The organising committee has reduced over time, as members moved on. Initially John and Debra Caulfield left it to Dave Kelly and Neil Planck and, for the last 20 + years, Neil Planck on his own. In recent years Neil has taken on Lawrie Palmer, a regular crew member on the old Rancha, Bad Habits and SCAMP, to ably assist with all the support IT work, handicap spreadsheet, communications and website (

With such long and stable management of the event, the fleet entrusts Neil Planck with sole decision making and everyone knows his door is open to feedback. His experience goes back to big boat racing in Melbourne, including multiple Melbourne to Devonports, and after launching his own 1104, Rancha, in 1992, having spent three years completing the meticulous fitout himself, a number of Brisbane to Gladstones and regular Kingfisher and Manly Combined Clubs racing. He has always been an event organiser and held Vice Commodore, Commodore and Sailing Chairperson positions with WMYC.

PHS handicaps are developed by Neil based on experience and the boats’ performance history. Winners are heavily penalised, up to 2 minutes, and losers are helped significantly by up to 2 minutes per race. The aim is to run an event with minimal protests, to date no protests have had to be heard. Full observation of the Collision Regulations. Races are cancelled with a gale and higher warnings (winds averaging from 34 knots and up to 60 knots) which lines up with most insurance limits.

The series is set up so that the four clubs involved take responsibility to run each of the races. Race 1 is run by QCYC, race 2 by RQYS, Race 3 MBBC and race 4 WMSC. Each club is responsible for obtaining the race water permit for the day, providing the start and finish boat and managing the radio schedules, which require the competitors to radio in, on VHF Channel 72, on reaching most marks for both practice and safety.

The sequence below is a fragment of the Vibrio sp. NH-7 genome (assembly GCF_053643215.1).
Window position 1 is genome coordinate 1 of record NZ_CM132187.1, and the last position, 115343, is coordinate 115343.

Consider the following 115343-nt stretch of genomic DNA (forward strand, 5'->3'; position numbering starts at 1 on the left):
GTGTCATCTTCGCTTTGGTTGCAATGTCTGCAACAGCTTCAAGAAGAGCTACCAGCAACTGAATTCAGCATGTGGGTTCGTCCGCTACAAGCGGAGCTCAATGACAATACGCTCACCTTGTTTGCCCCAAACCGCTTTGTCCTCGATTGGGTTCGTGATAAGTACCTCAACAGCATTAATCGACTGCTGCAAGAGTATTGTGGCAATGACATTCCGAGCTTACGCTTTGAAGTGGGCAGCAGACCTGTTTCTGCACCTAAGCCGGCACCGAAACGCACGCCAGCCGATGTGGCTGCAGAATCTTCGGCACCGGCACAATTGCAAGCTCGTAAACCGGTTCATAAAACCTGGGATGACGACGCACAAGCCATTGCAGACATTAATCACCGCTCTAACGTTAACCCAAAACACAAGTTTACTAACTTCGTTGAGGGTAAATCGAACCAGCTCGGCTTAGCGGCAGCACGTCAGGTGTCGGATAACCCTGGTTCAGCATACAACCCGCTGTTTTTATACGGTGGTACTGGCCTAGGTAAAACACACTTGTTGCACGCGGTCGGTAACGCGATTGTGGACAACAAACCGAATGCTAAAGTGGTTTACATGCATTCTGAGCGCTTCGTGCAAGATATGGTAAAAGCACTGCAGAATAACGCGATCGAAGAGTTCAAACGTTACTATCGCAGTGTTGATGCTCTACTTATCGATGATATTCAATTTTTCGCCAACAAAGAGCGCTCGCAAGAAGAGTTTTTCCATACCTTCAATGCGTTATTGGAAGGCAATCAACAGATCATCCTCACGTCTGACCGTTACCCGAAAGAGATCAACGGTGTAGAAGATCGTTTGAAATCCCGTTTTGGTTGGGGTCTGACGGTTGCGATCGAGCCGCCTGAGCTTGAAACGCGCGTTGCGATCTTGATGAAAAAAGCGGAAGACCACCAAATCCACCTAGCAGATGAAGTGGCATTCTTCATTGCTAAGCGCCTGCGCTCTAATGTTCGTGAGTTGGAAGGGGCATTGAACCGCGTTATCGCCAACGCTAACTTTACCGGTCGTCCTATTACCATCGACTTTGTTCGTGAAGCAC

The four courses have changed little over the last few years, with a minor inclusion of the yellow near the Sandhills as a welcome addition.

Results for races 1-3 are finalised and made public but results for race 4 are held over till the presentation night.

The marvellous relationship this team built with their naming rights major sponsor, Kingfisher Bay Resort, Fraser Island, ( has stood the test of time. Kerry Brough first took on the naming rights back in 1989 and has backed this event every year since. Three sets of two nights resort hotel accommodation twin share, including transfers, at Kingfisher Bay Resort are awarded each presentation night. These are allocated to first on PHS, first on IRC and one as a lucky door prize to anyone in attendance on the night! The other bonus for the fleet is the way this series is managed: monies are all spent on the fleet. As well as the Kingfisher nights as prizes for first on PHS and IRC trophies are awarded to 1st to 3rds for each race and a bottle of rum. The start boats and Lawrie are allocated one bottle of rum each and then the money left over is used to purchase more rum and bottles of wine – all of which is given away as a lucky door prize on the presentation night – so you really have to be there! One special Kingfisher package is also offered as a lucky door prize.

Originally Held at the Norman Hotel, Neil Planck offered the clubs the chance to be involved and run the presentation nights which is now shared around in a north-south cycle. The next presentation night is already booked for the Wynnum Manly Yacht Club. The date is to be announced.

Entry is open to any mono or multihull yacht able to provide the $130 entry fee (or $40 per race), Yachting Australia Membership, completion of the Category 5 2017-21 Special Regulations Equipment Audit Form, and entry form (part of the Notice of Race document) all found on the website (

It is not too late to enter for the one or all of the remaining three night races, with the next one being held on the 2nd December 2017. For information please contact Neil Planck on ( and complete your entry form at the end of the Notice of Race found on the website (

– Mena Stoke, Roving reporter on the water, SV Calypso.

JPK 11.80 July 2024